The Coming Business Makeover of IT
by Matthew Burrows
Changes Forcing the IT Makeover
The changes in the IT space were expressed extremely well in the BSMreview article "The Essence of Professionalism: Will it make a difference in your IT career?" by Pete McGarahan and Ric Mims. They talked about the need for "creating business value from IT-enabled business initiatives and innovations".
As they hinted, the reality is that IT isn't quite as specialist and separate as it used to be. People want to bring their own devices to work, and for the most part can achieve the same results as they would with any kit imposed on them by the IT department. It's a sad reality that individuals often get more IT capability and capacity from cloud-based offerings and apps that they download. IT is much more embedded in every aspect of the business, and also extensively in life outside of work. Business models have changed, and consumers are much more dependent on technology because it's now an integral part of many of the products and services which they use.
Within business, IT is still often seen as an expense to be minimized (a necessary evil), as it fails to demonstrate its strategic value. Many aspects of IT are now commodity, and are often outsourced and removed from the core competencies of the organization itself.
Businesses still understand the need for IT, but not necessarily the need for an IT department - the capability is needed, but do they need the organizational function or department? Many users would rather perform a search on Google to help resolve their issues or provide information, than make contact with an IT department. If a user has to phone a Service Desk, or log a case online, their view is probably that IT has already failed them. Some of this is unfair, of course, but nevertheless this perception does exist in many places.
The services of the business need to be delivered to customers, and these business services are almost always dependent on technology in some way or another. To ensure that Business Services are delivered which enable the achievement of business outcomes and objectives, often about delivering products and services to customers at an agreed cost and quality, we need to manage them. The real key here is Service Management, which didn't get invented in IT ...it comes from other business disciplines in marketing and product management.
Impact of ITSM and BSM
IT Service Management (ITSM) is nothing more than applying service management in the IT space. It supports the ability to manage IT in a service-orientated way, recognising that there is no longer "IT for IT's sake". The business value of everything has to be demonstrated, particularly in tough economic times. If an IT function or department is to survive, it must demonstrate how it delivers business value, which is about how it supports the business objectives and outcomes.
In the 2011 edition of ITIL, Business Service Management (BSM) is now positioned as being above ITSM. BSM is defined as "The management of business services delivered to business customers. Business service management is performed by business units.". It's worth pointing out that ITIL is referring to the external customer of the business when it uses the term Business Customer - not a customer of IT within the business. I wrote a blog on this for BSMdigest (before it changed it's name to APMdigest - http://www.apmdigest.com/has-itil2011-got-it-wrong-with-the-definition-of-bsm), which included this definition, and the positioning of ITIL as "a set of best-practice publications for IT service management".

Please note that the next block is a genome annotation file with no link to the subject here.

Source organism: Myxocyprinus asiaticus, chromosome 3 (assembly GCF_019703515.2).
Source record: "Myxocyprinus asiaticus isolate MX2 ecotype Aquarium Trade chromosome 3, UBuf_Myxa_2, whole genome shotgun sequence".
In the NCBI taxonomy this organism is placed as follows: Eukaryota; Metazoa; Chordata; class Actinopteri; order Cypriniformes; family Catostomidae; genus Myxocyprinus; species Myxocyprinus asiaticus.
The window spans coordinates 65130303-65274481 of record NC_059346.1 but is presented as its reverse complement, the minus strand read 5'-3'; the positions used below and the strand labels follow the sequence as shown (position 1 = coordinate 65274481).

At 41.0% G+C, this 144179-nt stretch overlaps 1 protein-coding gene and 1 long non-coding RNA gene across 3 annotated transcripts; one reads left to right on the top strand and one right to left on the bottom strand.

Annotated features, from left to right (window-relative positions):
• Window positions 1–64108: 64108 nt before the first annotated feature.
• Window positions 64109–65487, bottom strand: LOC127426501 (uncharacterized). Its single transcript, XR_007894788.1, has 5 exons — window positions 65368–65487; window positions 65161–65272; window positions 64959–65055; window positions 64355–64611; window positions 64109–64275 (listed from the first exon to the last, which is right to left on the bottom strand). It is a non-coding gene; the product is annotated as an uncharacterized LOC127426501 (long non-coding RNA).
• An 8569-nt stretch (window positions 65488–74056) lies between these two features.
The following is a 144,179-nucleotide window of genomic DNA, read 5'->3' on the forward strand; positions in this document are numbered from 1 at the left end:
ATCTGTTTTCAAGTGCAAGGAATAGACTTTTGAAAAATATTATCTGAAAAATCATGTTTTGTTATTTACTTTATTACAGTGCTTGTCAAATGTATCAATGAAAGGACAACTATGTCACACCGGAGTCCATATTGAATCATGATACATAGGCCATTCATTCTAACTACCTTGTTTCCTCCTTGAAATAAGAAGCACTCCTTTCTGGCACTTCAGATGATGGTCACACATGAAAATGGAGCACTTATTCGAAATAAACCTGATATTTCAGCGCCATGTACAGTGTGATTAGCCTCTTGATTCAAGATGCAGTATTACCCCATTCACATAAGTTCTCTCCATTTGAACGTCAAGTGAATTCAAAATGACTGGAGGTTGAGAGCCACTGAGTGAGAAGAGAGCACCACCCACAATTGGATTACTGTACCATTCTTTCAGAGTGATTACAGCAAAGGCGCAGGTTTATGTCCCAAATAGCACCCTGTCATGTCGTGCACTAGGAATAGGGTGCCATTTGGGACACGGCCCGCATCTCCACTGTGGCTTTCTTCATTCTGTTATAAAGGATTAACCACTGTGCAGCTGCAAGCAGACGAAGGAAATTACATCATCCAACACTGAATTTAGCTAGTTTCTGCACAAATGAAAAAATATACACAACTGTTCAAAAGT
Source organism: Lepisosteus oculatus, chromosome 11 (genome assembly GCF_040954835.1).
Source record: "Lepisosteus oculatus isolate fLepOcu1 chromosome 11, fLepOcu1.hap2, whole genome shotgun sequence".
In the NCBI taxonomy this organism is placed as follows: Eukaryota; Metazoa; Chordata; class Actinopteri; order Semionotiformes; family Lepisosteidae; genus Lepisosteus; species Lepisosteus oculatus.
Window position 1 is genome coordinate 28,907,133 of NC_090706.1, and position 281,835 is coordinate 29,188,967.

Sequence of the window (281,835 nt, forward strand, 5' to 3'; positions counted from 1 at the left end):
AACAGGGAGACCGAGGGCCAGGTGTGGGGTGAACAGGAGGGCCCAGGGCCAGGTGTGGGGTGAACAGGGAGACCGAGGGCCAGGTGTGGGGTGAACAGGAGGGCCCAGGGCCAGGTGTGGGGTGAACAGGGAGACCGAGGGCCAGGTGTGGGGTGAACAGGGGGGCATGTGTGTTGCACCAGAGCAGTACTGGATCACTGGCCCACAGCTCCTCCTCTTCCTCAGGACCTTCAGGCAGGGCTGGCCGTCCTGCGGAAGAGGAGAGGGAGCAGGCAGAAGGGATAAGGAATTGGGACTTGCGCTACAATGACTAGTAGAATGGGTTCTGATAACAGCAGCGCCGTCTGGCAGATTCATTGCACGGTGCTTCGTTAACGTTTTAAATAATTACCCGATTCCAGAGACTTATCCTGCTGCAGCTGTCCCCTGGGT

My view is that BSM is something that the business does together, all of the business units (which could include IT if organizations continue to have IT departments), focused on delivering the products and services of the whole organization to their end customers. For most organizations this is how they deliver their objectives, which for commercial companies could include a return for shareholders through profit, or for not-for-profit organizations it will be another set of specific objectives and outcomes.
Within all organizations, departments and business units are dependent on each other, nothing works in complete isolation. IT is a capability on which pretty much everyone has some dependency, and ITSM can be used to ensure that the IT capability is managed and provided to support these dependencies. This is done in the wider context, and in order to support the objectives of the whole organisation including the delivery of the products and services to the customers - something which a BSM approach should clearly be part of.
BSM is the approach which recognises that IT is a dependency for the whole business, recognising it as part of the business rather than a supplier to it. For IT functions, or Business Technology (as some, from the emerging trends, are predicting that it will become), keeping up with the shift and creating business value from IT is vital. Technology should work in complete harmony and full integration with capabilities from other functions in order that the whole organization achieves the business outcomes together. In my view, BSM helps address the reality of our present situation, and the needs of our organizations and customers.
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